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Story by Miriam Raftery

Photos by Ron Logan


October 8, 2011 (San Diego) – “I went down there because I feel like America has changed in a bad way…It’s fallen apart and it seems like our Congress doesn’t care,” Dennis Richardson, a Lakeside businessman who participated in the Occupy San Diego march downtown last night,  told ECM. He joined tens of thousands across the nation holding similar vigils to protest corporate bail-outs and benefits for the wealthy while ordinary Americans are hurting.


Crowd size estimates for the first night of the occupation ranged from 1,000 to several thousand people, with more and more joining in as word spreads about the encampment which is slated to continue indefinitely.

“It’s pretty obvious when I hear them talk that they are saying to the citizens they’re more interested in big corporations, in making sure that they protect the people that make a lot of money,” added Richardson, who said he is concerned about his children’s future as jobs and security for the middle class have diminished. “I’m talking about the people who make millions of dollars, the global corporations that are constantly outsourcing jobs overseas--not those of us who are small business owners, who employ people here in the United States.“

Bonnie Burns Price, PhD, of La Mesa, had this to say about the Occupy San Diego demonstration and the Occupy Wall Street demonstration that has inspired similar events. “They are expressions representing the 99% of us who are stuck with the bills of corporate bailouts and continuing tax loopholes that favor the 1% who care nothing about how we survive.”

Patrick Dean, a chef and father of young children in La Mesa, tweeted from the scene, “San Diego is makin’ me proud! This march is huge! I say 10,000 people. WE ARE THE 99%.”

“Thomas Jefferson predicted the future perfectly, unfortunately,” said Ray Lutz of El Cajon, founder of Citizens Oversight Committees and an organizer of the rally. Lutz posted this Jefferson quote on his Facebook page: “I believe that banking institutions are more dangerous to our liberties than standing armies. If the American people ever allow private banks to control the issue of their currency first by inflation, then by deflation, the banks and corporations …will..deprive the people of all property until their children wake up homeless on the continent their fathers conquered.”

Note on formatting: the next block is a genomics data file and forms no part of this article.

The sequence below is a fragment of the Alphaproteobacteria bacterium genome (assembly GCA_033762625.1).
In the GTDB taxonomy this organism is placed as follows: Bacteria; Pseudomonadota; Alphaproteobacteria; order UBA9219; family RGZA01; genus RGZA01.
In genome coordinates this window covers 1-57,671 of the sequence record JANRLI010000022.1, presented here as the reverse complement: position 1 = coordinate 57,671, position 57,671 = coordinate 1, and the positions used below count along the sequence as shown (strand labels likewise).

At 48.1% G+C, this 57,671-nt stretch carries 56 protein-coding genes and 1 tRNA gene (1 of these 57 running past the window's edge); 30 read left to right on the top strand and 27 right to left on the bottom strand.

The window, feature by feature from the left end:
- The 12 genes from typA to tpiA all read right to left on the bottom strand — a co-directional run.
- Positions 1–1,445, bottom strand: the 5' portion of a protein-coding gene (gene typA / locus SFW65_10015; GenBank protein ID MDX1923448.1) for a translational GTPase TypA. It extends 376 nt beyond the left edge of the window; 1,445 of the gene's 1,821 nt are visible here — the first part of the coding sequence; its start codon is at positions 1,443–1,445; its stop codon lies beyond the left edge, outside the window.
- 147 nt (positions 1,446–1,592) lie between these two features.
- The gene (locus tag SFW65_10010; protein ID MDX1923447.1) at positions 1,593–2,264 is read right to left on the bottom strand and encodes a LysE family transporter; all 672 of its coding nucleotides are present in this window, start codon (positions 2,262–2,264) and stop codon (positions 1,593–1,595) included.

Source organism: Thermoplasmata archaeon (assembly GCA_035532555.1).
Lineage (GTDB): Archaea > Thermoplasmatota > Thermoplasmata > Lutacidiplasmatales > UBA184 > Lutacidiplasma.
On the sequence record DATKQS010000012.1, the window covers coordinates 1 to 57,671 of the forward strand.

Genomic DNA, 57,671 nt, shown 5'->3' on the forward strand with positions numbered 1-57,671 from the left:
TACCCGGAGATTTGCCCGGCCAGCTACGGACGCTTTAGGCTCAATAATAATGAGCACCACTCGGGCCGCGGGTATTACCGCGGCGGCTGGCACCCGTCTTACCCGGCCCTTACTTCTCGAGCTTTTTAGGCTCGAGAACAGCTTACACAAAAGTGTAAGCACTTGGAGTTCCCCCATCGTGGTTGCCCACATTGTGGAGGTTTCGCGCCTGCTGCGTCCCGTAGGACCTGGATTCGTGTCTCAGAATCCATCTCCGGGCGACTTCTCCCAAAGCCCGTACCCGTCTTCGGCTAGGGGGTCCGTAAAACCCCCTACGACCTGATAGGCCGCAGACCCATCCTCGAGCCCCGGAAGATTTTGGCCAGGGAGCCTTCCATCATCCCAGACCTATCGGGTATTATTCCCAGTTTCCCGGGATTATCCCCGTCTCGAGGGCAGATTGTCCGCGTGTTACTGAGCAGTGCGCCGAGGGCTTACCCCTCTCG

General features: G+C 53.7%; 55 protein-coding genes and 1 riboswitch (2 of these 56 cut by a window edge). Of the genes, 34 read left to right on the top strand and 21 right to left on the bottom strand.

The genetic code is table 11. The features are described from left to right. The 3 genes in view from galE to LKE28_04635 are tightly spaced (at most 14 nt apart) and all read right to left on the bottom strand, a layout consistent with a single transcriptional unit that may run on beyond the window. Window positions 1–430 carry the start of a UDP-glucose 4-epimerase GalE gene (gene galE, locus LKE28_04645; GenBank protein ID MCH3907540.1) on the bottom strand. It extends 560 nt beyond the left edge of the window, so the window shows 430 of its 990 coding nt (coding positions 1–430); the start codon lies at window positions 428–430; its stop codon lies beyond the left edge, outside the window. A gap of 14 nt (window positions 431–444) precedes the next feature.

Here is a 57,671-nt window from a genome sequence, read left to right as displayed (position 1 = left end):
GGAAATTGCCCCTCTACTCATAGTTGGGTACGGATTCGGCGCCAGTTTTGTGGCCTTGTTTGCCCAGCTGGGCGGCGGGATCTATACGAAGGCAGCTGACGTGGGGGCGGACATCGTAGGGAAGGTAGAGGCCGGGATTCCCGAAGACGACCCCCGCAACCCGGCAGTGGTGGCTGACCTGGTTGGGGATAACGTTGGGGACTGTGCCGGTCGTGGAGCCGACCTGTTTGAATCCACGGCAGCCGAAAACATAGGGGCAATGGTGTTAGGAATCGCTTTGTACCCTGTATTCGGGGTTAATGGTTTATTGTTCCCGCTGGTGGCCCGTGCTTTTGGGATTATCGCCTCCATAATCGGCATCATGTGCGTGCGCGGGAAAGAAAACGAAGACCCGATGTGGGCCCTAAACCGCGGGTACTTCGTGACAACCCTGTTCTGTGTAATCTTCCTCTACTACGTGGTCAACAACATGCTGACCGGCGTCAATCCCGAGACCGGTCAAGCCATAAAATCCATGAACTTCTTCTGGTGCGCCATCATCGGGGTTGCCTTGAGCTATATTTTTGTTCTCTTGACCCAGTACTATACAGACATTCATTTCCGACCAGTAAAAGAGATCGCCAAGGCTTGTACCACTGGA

Simon Mayeski of San Diego observed that America has reverted to the situation in 1776, when the British government partnered with corporations in monopolies and the American colonists revolted, calling it tyranny.

Marchers chanted “We got sold out, banks got bailed out,” during last night’s march, which received coverage in major media.

“It was awakening. It was thunderous,” Richardson concluded. “What was amazing to me, it was complete mix of everybody –young to old, healthy people to disabled people, military to every walk of life. I know that the 99% is made up of all of us—it includes every religion, every race, every political party.”

Richardson said a small band of counter-protesters from a Christian sect initially interrupted the rally calling participants “sinners.” In response, demonstrators sent a “negotiating team” to talk to each counter-protester one on one. “These are kids, college age or a little bit older, and they convinced these people to set down their flags and quit protesting –they’re one of us,” he said.

While a substantial police presence was evident, the march and occupation in San Diego has been peaceful thus far. The same has held true in most cities, where protesters insist they will camp out until changes are made to a situation in which 1% of Americans control 40% of the wealth, while many people are in need. Locally, poverty rates are now 30% in El Cajon and 17% countywide, with high jobless rates, foreclosures, impacts of budget cuts and a rising cost of living fostering a sense of desperation among more and more people.

Richardson wants to see people’s needs given at least equal weight to those of corporations—and to see corporations pay their fair share in taxes. He objects to companies such as Exxon Mobile and General Electric pocketing record profits while paying zero taxes.

“I went down there as a person who wanted to be counted,” the Lakeside resident concluded, summing up the feelings of many here.

View a video of the march through San Diego:


For more information, follow the Occupy San Diego movement at or on Facebook at


not so bad

These people are protesting against banking corporations receiving bailout money. My question is why that is such a bad thing? If a bank doesn't have enough liquidity, the first thing they are going to do is pull the clause in their loan contracts calling in the loans - Thereby pulling capital away from American small business so the bank can cover its own losses. The small businesses (which provide majority of jobs in the USA) would then have to lay off people so it could stay alive - Ultimately leading to more unemployment than what we currently have. The only other mass way to get capital to a company is through the stock market, and if the hard working Americans don't have jobs because we didn't bail out the banks, then there would be no cash ANYWHERE. Sure, we could give the bailout money directly to small businesses, but that would get too expensive due to the regulatory measures we would need to get it back - That's what banks are for.